By Andrea Germanos / Common Dreams

    Rep. Ryan Zinke, R-Mont., was confirmed Wednesday as interior secretary in the Trump administration. (Gage Skidmore / flickr / cc)

The Senate on Wednesday voted to confirm Rep. Ryan Zinke (R-Mont.) to head the Department of the Interior.

The 68-31 vote included yeas from 16 Democrats and one Independent, Sen. Angus King of Maine.

Zinke’s views climate science, voting record, campaign donations, and statements on future fossil fuel extraction on federal lands had riled climate and environment groups who say he’s not fit to oversee the nation’s lands and natural resources and enforce the Endangered Species Act.

“During his confirmation hearing, the Republican congressman promised to review Obama-era actions limiting oil and gas drilling in Alaska,” CNN reports, and he “emphasized his support for drilling, mining, and logging on federal lands,” as the New York Times wrote. Reuters adds:

As a one-term Congressman, Zinke worked to boost mining, including supporting an effort to end a coal leasing moratorium on federal lands, where 40 percent of U.S. coal is mined, mostly in Wyoming and Montana, his home state.

While Zinke described himself as “an unapologetic admirer of Teddy Roosevelt,” Senate Minority Leader Chuck Schumer (D-N.Y.) shot back, saying, “You can’t be a Roosevelt conservationist if you sell off public lands.”

Ranking member of the Senate Energy and Natural Resources Committee Maria Cantwell (D-Wash.) added: “I’m not convinced that Congressman Zinke will be able to moderate the Trump administration’s extreme views on exploiting our public lands. I’m not sure he will be able to stand up to the president and protect the public interest … required to manage our public lands for the benefit of all Americans—not just the oil, gas, and mining companies and their commercial interests.”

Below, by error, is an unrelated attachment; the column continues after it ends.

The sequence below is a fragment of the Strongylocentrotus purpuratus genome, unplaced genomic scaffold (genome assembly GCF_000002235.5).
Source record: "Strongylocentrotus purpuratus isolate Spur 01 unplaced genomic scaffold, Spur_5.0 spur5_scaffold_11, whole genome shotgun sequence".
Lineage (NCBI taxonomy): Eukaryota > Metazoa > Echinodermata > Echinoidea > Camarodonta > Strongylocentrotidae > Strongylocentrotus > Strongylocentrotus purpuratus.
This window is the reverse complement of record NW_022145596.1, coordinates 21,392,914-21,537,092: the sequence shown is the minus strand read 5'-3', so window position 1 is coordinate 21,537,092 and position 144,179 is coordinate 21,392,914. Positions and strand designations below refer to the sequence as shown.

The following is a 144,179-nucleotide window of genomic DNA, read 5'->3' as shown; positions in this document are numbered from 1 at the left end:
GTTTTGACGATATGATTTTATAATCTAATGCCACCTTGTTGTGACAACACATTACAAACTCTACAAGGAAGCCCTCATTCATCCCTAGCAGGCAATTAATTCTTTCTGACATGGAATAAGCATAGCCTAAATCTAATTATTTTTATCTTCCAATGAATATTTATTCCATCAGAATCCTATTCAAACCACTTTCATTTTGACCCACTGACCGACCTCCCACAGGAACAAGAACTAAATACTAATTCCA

With Zinke as Interior Secretary, said executive director May Boeve, “Once again, the Trump administration is stacking their cards in favor of the fossil fuel industry.”

“Zinke is another climate science-denier with ties to Big Oil who won’t lift a finger for real climate action. His agenda will put communities in danger and, if the coal moratorium is lifted, would spell disaster for the climate,” she continued.

Conservation group Center for Biological Diversity also noted in a statement Wednesday:

During his two years in Congress, Zinke earned just a 3 percent rating from the League of Conservation Voters and voted against protections for endangered species 100 percent of the time, including opposing safeguards for the African elephant, gray wolf, sage grouse, and American burying beetle.

“If Democrats want to know why their base is frustrated, this shameful vote is a good illustration of how out of touch some senators are,” said Kierán Suckling, the center’s executive director.

Friends of the Earth is calling on constituents to hold Zinke-confirming senators’ feet to the fire and say to them: “You are now responsible for the actions that Ryan Zinke will take as Secretary of the Interior. I plan to hold you accountable.”

The Democratic senators who voted in favor of Zinke are:

Michael Bennet (Colo.)
Sherrod Brown (Ohio)
Chris Coons (Del.)
Catherine Cortez Masto (Nev.)
Joe Donnelly (Ind.)
Martin Heinrich (N.M.)
Heidi Heitkamp (N.D.)
Tim Kaine (Va.)
Joe Manchin (W.V.)
Claire McCaskill (Mo.)
Chris Murphy (Conn.)
Bill Nelson (Fla.)
Jon Tester (Mont.)
Tom Udall (N.M.)
Mark Warner (Va.)
Ron Wyden (Ore.)

Andrea Germanos is a staff writer at Common Dreams.

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